Author Archives: claytonkb

The LAPD’s Rogue Killer

Chris Dorner believes that murdering the children of his enemy is an appropriate course of action in order to exact revenge on his enemy – after all, killing someone’s child is probably the greatest emotional trauma you can inflict on them. This is the mentality of violence, the mentality of war, the mentality of the political means. “I have been offended. Thus, I am entitled to exact revenge at all costs.”

He espouses positive rights. He has no right to be employed by anybody, let alone the Navy or LAPD. And even if he did have such a right, this would not justify murder. But here again we see the logic of entitlement. After all, if we assert that he is entitled to a job, then unjustly taking that job away is conceptually no different than stealing any other kind of property… something which most people acknowledge may justify the use of deadly force under certain circumstances.

He sees the world in wholly racial and sexual divisions. He is the very thing he claims to be opposed to. He even identifies Asian police officers who are non-racist but who say “I … just don’t want conflict” to explain their non-interference with the abuses of the public by fellow officers as “high-value targets”… that is, that he will be targeting them in these announced killings.

Continue reading

We are not the Government

This is the Introduction to The Rise & Fall of Society by Frank Chodorov. Chodorov addresses one of the most pervasive myths of modern thinking: the identification of society and government. This narrative of government as indistinguishable from society itself is of recent origin – it certainly arose no earlier than the French Revolution and is associated with the rise of democracy in the West. Democracy was disparaged by the ancients as well as by the founders of the United States government. The identification of democracy and freedom has risen to a credal dogma since the time of Wilson who aimed to make the world safe for democracy. It is the fact that democracy is freedom that, in the modern view, redeems it from the criticisms leveled against it by the ancients and all pre-modern political philosophers. In turn, since democracy is the will of the society, a democratic government is merely the expression of the Rousseauan “general will” – it is society.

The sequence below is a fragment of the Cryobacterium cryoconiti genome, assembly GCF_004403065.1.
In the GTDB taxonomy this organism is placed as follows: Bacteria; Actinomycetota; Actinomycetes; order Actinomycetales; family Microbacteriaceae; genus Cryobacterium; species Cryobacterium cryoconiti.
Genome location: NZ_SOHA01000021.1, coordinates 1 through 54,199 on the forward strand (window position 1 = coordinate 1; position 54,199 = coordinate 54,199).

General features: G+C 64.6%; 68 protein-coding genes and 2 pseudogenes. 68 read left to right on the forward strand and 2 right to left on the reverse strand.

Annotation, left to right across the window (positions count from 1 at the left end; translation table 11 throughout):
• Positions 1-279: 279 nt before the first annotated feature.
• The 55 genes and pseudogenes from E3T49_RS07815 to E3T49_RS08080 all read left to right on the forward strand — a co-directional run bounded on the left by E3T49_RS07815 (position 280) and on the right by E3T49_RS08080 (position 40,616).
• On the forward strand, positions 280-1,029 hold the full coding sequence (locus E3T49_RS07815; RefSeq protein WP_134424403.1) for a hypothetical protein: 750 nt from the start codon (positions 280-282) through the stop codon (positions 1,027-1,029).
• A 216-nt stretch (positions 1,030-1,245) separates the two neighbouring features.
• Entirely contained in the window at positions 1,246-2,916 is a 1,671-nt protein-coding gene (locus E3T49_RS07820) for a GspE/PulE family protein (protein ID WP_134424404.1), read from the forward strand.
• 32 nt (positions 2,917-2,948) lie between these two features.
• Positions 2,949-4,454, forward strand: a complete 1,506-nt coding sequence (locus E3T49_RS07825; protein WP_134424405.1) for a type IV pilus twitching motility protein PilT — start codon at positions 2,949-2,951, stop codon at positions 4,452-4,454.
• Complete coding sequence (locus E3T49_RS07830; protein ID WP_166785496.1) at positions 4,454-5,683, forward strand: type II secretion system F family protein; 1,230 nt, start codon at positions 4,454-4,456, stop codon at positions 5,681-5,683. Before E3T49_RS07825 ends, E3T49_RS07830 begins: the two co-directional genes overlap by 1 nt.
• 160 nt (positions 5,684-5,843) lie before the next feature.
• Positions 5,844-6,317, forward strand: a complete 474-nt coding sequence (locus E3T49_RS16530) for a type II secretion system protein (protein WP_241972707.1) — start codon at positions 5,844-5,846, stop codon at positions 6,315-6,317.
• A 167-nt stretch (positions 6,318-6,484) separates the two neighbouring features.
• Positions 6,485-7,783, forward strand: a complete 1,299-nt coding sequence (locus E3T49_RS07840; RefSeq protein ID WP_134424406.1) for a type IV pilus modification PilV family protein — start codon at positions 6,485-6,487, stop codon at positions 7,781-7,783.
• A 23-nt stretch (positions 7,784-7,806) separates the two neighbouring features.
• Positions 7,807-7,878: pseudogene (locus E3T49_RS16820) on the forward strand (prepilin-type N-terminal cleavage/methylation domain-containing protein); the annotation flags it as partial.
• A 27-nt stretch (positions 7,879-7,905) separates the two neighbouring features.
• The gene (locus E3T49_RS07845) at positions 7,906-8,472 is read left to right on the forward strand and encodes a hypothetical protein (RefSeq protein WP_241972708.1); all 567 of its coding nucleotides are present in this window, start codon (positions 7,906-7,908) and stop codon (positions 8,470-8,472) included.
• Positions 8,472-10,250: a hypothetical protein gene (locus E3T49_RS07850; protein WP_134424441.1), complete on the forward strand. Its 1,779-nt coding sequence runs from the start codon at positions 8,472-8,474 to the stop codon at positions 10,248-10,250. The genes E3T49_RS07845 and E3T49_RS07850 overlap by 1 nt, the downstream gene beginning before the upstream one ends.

God the Father Carried by Angels, Charles de Lafosse

What history will think of our times is something that only history will tell. But it is a good guess that it will select collectivism as the identifying characteristic of the twentieth century. For, even a quick survey of the developing pattern of thought during the past fifty years shows up the dominance of one central idea: that Society is a transcendent entity, something apart from and greater than the sum of its parts, possessing a suprahuman character and endowed with like capacities. It operates in a field of its own, ethically and philosophically, and is guided by stars unknown to mortals. Hence, the individual, the unit of Society, cannot judge it by his own limitations nor apply to it standards by which he measures his own thinking and behavior. He is necessary to it, of course, but only as a replaceable part of a machine. It follows, therefore, that Society, which may concern itself paternalistically with individuals, is in no way dependent on them.

In one way or another, this idea has insinuated itself into almost every branch of thought and, as ideas have a way of doing, has become institutionalized. Perhaps the most glaring example is the modern orientation of the philosophy of education. Many of the professionals in this field frankly assert that the primary purpose of education is not to develop the individual’s capacity for learning, as was held in the past, but to prepare him for a fruitful and “happy” place in Society; his inclinations must be turned away from himself, so that he can drop into the mores of his age group and beyond that into the social milieu in which he will live out his life. He is not an end in himself.

Continue reading

Voluntary Slavery and Lawful Consent

godfatherIn the movie, The Godfather, Michael Corleone relates to his sweetheart Kay Adams a story about his father:

MICHAEL: Well, when Johnny was first starting out, he was signed to a personal services contract with this big-band leader. And as his career got better and better, he wanted to get out of it. But the band leader wouldn’t let him. Now, Johnny is my father’s godson. So my father went to see this bandleader and offered him $10,000 to let Johnny go, but the bandleader said no. So the next day, my father went back, only this time with Luca Brasi. Within an hour, he had a signed release for a certified check of $1,000.